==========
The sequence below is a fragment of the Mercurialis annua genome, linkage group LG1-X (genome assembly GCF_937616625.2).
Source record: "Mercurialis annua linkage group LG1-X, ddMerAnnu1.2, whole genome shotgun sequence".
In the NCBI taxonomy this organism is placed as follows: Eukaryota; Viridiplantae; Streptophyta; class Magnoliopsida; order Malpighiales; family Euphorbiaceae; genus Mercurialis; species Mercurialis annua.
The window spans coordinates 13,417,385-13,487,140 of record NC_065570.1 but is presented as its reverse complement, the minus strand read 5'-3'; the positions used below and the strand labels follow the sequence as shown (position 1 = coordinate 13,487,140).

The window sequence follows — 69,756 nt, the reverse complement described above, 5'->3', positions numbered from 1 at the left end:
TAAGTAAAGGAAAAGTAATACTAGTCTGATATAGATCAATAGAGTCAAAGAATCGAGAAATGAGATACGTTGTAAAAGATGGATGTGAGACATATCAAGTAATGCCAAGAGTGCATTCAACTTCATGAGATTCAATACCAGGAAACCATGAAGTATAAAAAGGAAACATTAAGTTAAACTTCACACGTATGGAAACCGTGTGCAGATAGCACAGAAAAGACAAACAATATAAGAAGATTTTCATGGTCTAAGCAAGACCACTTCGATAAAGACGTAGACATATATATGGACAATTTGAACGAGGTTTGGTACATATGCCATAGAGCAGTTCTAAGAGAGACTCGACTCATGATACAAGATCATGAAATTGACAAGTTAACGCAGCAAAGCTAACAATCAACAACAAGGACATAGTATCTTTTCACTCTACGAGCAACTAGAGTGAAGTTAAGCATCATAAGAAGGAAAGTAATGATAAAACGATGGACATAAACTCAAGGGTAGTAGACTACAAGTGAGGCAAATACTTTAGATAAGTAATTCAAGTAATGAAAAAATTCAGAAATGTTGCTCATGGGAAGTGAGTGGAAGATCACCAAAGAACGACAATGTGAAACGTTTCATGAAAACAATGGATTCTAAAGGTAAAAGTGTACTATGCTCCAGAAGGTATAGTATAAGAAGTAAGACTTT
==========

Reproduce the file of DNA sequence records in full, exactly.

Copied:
The sequence below is a fragment of the Mercurialis annua genome, linkage group LG1-X (genome assembly GCF_937616625.2).
Source record: "Mercurialis annua linkage group LG1-X, ddMerAnnu1.2, whole genome shotgun sequence".
In the NCBI taxonomy this organism is placed as follows: Eukaryota; Viridiplantae; Streptophyta; class Magnoliopsida; order Malpighiales; family Euphorbiaceae; genus Mercurialis; species Mercurialis annua.
The window spans coordinates 13,417,385-13,487,140 of record NC_065570.1 but is presented as its reverse complement, the minus strand read 5'-3'; the positions used below and the strand labels follow the sequence as shown (position 1 = coordinate 13,487,140).

The window sequence follows — 69,756 nt, the reverse complement described above, 5'->3', positions numbered from 1 at the left end:
TAAGTAAAGGAAAAGTAATACTAGTCTGATATAGATCAATAGAGTCAAAGAATCGAGAAATGAGATACGTTGTAAAAGATGGATGTGAGACATATCAAGTAATGCCAAGAGTGCATTCAACTTCATGAGATTCAATACCAGGAAACCATGAAGTATAAAAAGGAAACATTAAGTTAAACTTCACACGTATGGAAACCGTGTGCAGATAGCACAGAAAAGACAAACAATATAAGAAGATTTTCATGGTCTAAGCAAGACCACTTCGATAAAGACGTAGACATATATATGGACAATTTGAACGAGGTTTGGTACATATGCCATAGAGCAGTTCTAAGAGAGACTCGACTCATGATACAAGATCATGAAATTGACAAGTTAACGCAGCAAAGCTAACAATCAACAACAAGGACATAGTATCTTTTCACTCTACGAGCAACTAGAGTGAAGTTAAGCATCATAAGAAGGAAAGTAATGATAAAACGATGGACATAAACTCAAGGGTAGTAGACTACAAGTGAGGCAAATACTTTAGATAAGTAATTCAAGTAATGAAAAAATTCAGAAATGTTGCTCATGGGAAGTGAGTGGAAGATCACCAAAGAACGACAATGTGAAACGTTTCATGAAAACAATGGATTCTAAAGGTAAAAGTGTACTATGCTCCAGAAGGTATAGTATAAGAAGTAAGACTTT